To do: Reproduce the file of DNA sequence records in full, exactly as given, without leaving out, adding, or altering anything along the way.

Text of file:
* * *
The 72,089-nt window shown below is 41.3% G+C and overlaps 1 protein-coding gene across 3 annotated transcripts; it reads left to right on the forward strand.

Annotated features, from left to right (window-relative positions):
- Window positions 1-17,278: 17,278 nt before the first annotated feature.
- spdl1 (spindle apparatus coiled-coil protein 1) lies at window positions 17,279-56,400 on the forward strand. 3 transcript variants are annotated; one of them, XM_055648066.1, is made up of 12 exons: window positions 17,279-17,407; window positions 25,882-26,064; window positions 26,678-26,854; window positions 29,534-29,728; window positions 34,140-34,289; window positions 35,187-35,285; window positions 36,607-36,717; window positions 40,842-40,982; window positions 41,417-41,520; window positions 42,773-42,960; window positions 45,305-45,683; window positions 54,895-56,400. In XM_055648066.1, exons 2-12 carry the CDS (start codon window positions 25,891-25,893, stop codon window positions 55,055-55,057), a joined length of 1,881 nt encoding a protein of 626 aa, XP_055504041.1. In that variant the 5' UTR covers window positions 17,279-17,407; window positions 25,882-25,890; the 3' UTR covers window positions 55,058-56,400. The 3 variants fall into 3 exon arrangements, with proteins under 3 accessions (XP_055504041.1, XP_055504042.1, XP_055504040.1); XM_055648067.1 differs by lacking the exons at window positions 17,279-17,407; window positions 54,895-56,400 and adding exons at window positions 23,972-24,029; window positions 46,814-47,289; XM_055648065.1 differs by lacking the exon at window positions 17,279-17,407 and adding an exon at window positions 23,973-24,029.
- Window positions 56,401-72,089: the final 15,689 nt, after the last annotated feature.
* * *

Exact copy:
The 72,089-nt window shown below is 41.3% G+C and overlaps 1 protein-coding gene across 3 annotated transcripts; it reads left to right on the forward strand.

Annotated features, from left to right (window-relative positions):
- Window positions 1-17,278: 17,278 nt before the first annotated feature.
- spdl1 (spindle apparatus coiled-coil protein 1) lies at window positions 17,279-56,400 on the forward strand. 3 transcript variants are annotated; one of them, XM_055648066.1, is made up of 12 exons: window positions 17,279-17,407; window positions 25,882-26,064; window positions 26,678-26,854; window positions 29,534-29,728; window positions 34,140-34,289; window positions 35,187-35,285; window positions 36,607-36,717; window positions 40,842-40,982; window positions 41,417-41,520; window positions 42,773-42,960; window positions 45,305-45,683; window positions 54,895-56,400. In XM_055648066.1, exons 2-12 carry the CDS (start codon window positions 25,891-25,893, stop codon window positions 55,055-55,057), a joined length of 1,881 nt encoding a protein of 626 aa, XP_055504041.1. In that variant the 5' UTR covers window positions 17,279-17,407; window positions 25,882-25,890; the 3' UTR covers window positions 55,058-56,400. The 3 variants fall into 3 exon arrangements, with proteins under 3 accessions (XP_055504041.1, XP_055504042.1, XP_055504040.1); XM_055648067.1 differs by lacking the exons at window positions 17,279-17,407; window positions 54,895-56,400 and adding exons at window positions 23,972-24,029; window positions 46,814-47,289; XM_055648065.1 differs by lacking the exon at window positions 17,279-17,407 and adding an exon at window positions 23,973-24,029.
- Window positions 56,401-72,089: the final 15,689 nt, after the last annotated feature.